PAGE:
The CCA mandate provision clearly applies only following adjudication and prior to disposition. The broader discretionary authority to order examinations does not explicitly state that it applies only after adjudication. There is also no appellate case law that addresses this issue. However, the statutory authority is placed in Article 25 of Subchapter II of the Juvenile Code, titled “Dispositions.” The preceding Article 24 provides the procedure that applies to juvenile adjudication hearings. In addition, G.S. 7B-2502 is titled “Evaluation and treatment of undisciplined and delinquent juveniles.” This title suggests that the discretionary provision applies only after adjudication, when the juvenile is determined to be delinquent (or undisciplined). These factors lead me to believe that the discretionary authority of the court to order an evaluation contained in G.S. 7B-2502 applies only after adjudication. Others may disagree because the statutory language itself does not state that the court can only order an examination following an adjudication.

Are Assessments Confidential?

Generally, yes. Assessments usually include both mental health and substance use information, making them health records that are protected under the Health Insurance Portability and Accountability Act (HIPAA), 42 C.F.R. Part 2, and state laws.

Special Confidentiality Protections Before Adjudication

The Juvenile Code prohibits the use of information that a juvenile shares with the Juvenile Court Counselor (JCC) from being used against the juvenile as part of an adjudicatory hearing. G.S. 7B-2408 states that “no statement made by a juvenile to the juvenile court counselor during the preliminary inquiry and evaluation process shall be admissible prior to the dispositional hearing.” In addition, the JCC completes a statutorily required predisposition report on each juvenile whose case moves to adjudication. G.S. 7B-2413. That report must contain a risk and needs assessment, including, among other things, information on the psychiatric and psychological history of the juvenile. The report cannot be submitted to or considered by the court before the juvenile is adjudicated delinquent. G.S. 7B-2413.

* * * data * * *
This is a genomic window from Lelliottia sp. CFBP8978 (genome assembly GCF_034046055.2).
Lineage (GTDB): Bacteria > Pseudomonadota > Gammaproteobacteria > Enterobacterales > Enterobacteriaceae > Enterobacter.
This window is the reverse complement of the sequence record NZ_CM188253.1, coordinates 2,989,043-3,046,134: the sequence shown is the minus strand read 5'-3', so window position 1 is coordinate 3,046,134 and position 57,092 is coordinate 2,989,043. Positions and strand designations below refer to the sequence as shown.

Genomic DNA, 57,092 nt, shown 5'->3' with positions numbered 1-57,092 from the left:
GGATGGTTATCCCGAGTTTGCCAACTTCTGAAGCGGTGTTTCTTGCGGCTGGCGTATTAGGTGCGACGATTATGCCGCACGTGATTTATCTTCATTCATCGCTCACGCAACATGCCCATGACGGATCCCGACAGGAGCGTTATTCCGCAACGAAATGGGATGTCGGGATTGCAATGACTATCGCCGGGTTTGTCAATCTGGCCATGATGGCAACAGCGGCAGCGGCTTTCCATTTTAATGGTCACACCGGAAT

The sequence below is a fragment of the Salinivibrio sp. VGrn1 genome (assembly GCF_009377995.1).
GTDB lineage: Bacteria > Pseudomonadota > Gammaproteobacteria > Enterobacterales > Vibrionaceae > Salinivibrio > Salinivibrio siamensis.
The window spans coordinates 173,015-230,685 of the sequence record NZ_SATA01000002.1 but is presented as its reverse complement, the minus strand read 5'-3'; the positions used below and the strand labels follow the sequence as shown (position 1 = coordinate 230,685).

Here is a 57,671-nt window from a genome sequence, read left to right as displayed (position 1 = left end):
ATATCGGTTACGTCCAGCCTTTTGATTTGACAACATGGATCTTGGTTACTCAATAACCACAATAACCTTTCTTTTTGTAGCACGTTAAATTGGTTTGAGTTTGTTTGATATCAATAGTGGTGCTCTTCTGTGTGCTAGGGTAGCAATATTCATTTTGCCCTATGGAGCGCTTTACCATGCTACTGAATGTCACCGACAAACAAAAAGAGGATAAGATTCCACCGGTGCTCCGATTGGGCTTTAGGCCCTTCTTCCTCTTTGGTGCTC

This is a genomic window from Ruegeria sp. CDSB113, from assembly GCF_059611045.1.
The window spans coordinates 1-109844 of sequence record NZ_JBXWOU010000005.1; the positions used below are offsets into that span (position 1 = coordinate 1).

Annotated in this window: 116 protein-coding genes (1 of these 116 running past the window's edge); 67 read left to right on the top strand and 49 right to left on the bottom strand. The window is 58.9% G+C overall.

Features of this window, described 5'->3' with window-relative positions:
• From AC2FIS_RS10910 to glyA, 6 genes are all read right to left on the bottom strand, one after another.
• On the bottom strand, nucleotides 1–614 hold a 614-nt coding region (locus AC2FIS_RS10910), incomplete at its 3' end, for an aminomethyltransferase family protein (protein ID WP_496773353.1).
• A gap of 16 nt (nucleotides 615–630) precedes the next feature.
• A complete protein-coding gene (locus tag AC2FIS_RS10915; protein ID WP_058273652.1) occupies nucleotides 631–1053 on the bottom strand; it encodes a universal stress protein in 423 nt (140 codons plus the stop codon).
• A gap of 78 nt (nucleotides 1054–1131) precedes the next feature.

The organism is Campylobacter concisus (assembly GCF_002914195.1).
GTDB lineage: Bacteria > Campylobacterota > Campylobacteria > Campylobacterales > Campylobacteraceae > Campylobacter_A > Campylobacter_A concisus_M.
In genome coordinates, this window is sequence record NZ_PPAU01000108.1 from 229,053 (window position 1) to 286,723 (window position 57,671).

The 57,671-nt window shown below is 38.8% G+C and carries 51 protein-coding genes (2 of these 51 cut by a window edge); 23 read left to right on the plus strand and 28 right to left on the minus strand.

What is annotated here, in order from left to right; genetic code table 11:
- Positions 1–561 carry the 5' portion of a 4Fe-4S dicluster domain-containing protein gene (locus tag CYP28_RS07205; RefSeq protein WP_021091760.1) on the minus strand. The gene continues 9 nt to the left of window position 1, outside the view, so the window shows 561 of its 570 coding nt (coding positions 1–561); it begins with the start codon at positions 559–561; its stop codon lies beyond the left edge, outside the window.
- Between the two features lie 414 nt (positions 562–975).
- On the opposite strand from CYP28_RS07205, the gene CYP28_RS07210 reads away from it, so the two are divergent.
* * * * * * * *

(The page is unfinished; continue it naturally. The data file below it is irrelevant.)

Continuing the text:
Confidentiality that Attaches Throughout Pendency of the Case

Confidentiality of Mental Health Records

Because assessments include mental health information, state and federal confidentiality law that govern confidentiality of mental health records applies to them throughout the entire life of the juvenile case. This is true even when the court orders the assessment under the authority in G.S. 7B-2502. These provisions include that:

  • HIPAA prohibits disclosure of protected health records without a valid authorization or a court order. 45 CFR Parts 160, 164.
  • Mental health treatment records can only be released with a valid consent or court order. Consent for release of the record is required from the person who originally consented for the treatment. G.S. 122C-52.